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I'm Great! But I Want My Insurance To Cover Suicide

On a scale from one to ten, how uncomfortable does it make you feel when I tell you that I want my life insurance to include cover for suicide?
Insurance is all about risk assessment based on probabilities. They essentially assess their charges on: how probable is your death? How probable is your death certain means?

It’s like with car insurance, there is a no claims 'reward' because it’s essentially proving that a car accident with you is not so likely. On the flip side, someone who crashes their car recurrently will have more costly insurance, as it seems reasonably likely they could make another claim. It would be ludicrous for this driver not to have an insurance that would cover what is probable to happen.

I was looking at different life insurances, as I would like a fund for my family to help them pay for my funeral costs. I considered that my insurance could be more costly as I have a history of mental illness, and after all that Bipolar Disorder has already gifted me – it is indeed an incurable, life-long illness too. I discussed life insurances with suicide cover on social media and was met with a few challenging responses.

‘Why would you need this? Are you planning your suicide?’
No, I certainly do not have suicidal intentions and I would like to think that I am going to live a long, wonderful life. However, mental illness can be so complex and unpredictable, and with a personal history of mental illness, suicidal thoughts and tendencies – wouldn’t it be nonsensical if I found myself cover that did not assure a pay out for suicide?

‘If you prepare your life insurance to include suicide, aren’t you just preparing for suicide?’
I think what’s most problematic and would answer all of these questions is that so many of you still regard suicide very much as a choice. It’s difficult because in teaching those who are suffering from mental illness and who want to take their own lives, we tell them ‘there are other options, there is help available’. But only when you have been in your darkest mental moments will you realise how ‘option-less’ your mental health makes you personally feel. As healthy, rational individuals – we can make comments and put a lot of effort into trying to prevent deaths of this type with our logic, but the very nature of mental illness is that it’s hard to understand and empathise with because everyone’s fight is so personal.

I understand that in some ways many people will feel if I ensured my own life insurance has a cover for suicide that I am somewhat enabling myself if I end up seriously mentally unwell in the future and want to take my own life. Life Insurance policies, which cover suicide, have a waiting period to avoid those who are planning on immediately taking their own life but want the financial cushion so they do not burden their families. It is normally a year or more before the policy will cover suicide, which arguably could be a positive influence for those with suicidal intent. I recognize that you may view a policy, which covers suicide, as one less block to stop my suicide because my financial affairs would be in order. However, if I’m already in the negative mental space where I am making plans for my suicide – money is hardly going to be a key motivator for me to take my own life, as my mental illness has already consumed me and pushed me. The issue is not all the things that ready me for suicide or ‘enable’ my death like financial gain for my family or having my funeral arranged; the issue is that my mental illness has become deadly.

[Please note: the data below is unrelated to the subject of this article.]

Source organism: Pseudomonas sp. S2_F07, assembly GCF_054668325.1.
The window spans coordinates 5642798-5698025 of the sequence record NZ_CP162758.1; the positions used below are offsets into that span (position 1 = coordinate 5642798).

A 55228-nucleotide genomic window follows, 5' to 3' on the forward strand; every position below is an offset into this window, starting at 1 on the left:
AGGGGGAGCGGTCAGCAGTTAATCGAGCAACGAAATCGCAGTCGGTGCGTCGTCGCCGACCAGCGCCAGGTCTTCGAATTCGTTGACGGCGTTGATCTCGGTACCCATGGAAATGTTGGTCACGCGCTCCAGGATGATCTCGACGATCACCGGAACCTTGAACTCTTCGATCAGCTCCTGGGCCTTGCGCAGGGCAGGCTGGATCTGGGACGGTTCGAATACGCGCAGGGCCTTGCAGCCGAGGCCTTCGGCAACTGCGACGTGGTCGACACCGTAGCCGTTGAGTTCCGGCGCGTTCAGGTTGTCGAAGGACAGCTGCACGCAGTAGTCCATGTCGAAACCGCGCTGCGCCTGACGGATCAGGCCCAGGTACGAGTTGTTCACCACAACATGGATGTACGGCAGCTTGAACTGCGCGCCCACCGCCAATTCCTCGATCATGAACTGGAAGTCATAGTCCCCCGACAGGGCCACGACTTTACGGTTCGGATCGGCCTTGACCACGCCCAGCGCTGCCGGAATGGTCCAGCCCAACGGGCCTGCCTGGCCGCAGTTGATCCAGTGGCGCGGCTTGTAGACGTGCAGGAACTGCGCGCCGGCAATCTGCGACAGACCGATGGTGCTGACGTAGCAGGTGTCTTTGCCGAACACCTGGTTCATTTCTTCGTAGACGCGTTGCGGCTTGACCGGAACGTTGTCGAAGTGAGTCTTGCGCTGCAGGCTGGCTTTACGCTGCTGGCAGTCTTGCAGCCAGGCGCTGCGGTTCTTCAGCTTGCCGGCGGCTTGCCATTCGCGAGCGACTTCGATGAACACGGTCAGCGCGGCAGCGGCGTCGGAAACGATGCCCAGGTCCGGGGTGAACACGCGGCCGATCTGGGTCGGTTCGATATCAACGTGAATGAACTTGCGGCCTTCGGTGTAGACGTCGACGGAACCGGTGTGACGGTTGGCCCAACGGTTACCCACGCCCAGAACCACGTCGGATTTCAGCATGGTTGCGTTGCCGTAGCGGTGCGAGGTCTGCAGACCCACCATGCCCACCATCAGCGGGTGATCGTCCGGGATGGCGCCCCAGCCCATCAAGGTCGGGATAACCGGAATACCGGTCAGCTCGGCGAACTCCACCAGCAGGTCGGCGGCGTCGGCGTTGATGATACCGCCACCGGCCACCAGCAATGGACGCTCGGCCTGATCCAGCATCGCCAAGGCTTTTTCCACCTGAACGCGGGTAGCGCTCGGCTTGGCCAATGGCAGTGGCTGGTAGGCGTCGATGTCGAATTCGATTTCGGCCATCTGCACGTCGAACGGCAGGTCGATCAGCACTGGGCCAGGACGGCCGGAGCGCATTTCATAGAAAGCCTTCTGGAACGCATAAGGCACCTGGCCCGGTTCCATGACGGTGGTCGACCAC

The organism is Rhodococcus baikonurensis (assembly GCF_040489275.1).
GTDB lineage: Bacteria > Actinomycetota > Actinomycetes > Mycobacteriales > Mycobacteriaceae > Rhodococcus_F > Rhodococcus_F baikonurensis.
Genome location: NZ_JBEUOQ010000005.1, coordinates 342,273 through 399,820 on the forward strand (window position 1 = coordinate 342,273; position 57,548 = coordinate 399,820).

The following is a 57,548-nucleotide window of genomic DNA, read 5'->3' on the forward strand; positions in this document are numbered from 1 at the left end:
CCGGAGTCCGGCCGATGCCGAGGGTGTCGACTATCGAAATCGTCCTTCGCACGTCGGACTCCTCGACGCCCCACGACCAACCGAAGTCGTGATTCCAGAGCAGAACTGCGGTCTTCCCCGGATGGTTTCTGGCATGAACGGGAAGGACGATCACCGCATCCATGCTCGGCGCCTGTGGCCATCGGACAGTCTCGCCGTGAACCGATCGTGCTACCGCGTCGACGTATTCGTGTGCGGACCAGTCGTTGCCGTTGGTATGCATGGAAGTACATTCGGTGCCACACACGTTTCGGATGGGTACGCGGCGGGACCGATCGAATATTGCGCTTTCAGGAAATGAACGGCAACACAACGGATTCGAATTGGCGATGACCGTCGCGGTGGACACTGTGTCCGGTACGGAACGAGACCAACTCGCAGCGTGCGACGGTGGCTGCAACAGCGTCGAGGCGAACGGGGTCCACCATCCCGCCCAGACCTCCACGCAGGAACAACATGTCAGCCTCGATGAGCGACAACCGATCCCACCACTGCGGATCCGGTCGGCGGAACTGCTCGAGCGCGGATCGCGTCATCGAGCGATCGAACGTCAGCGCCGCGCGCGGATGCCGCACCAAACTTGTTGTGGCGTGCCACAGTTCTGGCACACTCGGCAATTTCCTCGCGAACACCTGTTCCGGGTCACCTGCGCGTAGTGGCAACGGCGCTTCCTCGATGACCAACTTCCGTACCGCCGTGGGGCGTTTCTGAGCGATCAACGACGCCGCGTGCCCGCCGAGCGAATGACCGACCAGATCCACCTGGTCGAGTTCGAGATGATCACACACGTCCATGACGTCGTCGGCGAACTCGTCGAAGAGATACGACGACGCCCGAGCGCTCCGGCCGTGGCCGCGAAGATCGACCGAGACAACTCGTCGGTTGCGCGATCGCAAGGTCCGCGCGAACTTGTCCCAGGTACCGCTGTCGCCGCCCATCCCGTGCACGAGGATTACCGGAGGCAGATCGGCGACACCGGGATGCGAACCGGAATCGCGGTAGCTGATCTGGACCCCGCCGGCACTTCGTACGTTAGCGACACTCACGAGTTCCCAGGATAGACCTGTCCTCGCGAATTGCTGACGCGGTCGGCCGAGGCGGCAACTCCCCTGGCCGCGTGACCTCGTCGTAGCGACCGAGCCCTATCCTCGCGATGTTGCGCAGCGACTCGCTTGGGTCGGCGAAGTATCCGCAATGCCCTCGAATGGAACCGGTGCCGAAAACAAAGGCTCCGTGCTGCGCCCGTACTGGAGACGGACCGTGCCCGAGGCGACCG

With anyone who suffers from an illness and pays for life cover, I’m sure you find it only sensible to have an insurance that covers that illness. Someone with a history of cancer would want a cancer death covered, someone with a heart disease would want all cardiac related deaths covered. The difference that so many of you see in these comparisons is that either consciously or subconsciously, you have viewed mental illness as imaginative, or viewed suicide from mental illness as a choice. The ignorance of this view is stigmatising, and whenever I see someone who has battled mental illness take their own life, I truly view that as a loss of life to mental illness – not a ‘selfish decision’.

We all need to consider how we think about suicide from mental illness, and especially how we discuss it. Eradicating the stigmatisation of the topic does not mean you are enabling or encouraging suicides, but rather you are helping make those people who are struggling feel more comfortable to discuss suicide and their relationships with their own mental illnesses.

As a currently healthy, sane individual who has previously been in dark, bottomless places before I think it’s reasonable to ensure that the insurance on my life is fully comprehensive and I can’t ignore the high probability that I may tragically lose my life to suicide. It’s not a pleasant thought, but it's time to accept that suicide as a result of a mental disorder, is less of an option and more of a tragic, untimely death by a mental illness.

With educating ourselves on mental illness and suicide, we are removing that stigma and allowing ourselves to better support those who are struggling - which is key to preventing mental illness related deaths.

Information and support on suicide can be found on these links:
Mind UK

If you need help in the UK you can call Samaritans for free on 116 123.
For other international help pages please see the 'Helpful Places' tab.

London, UK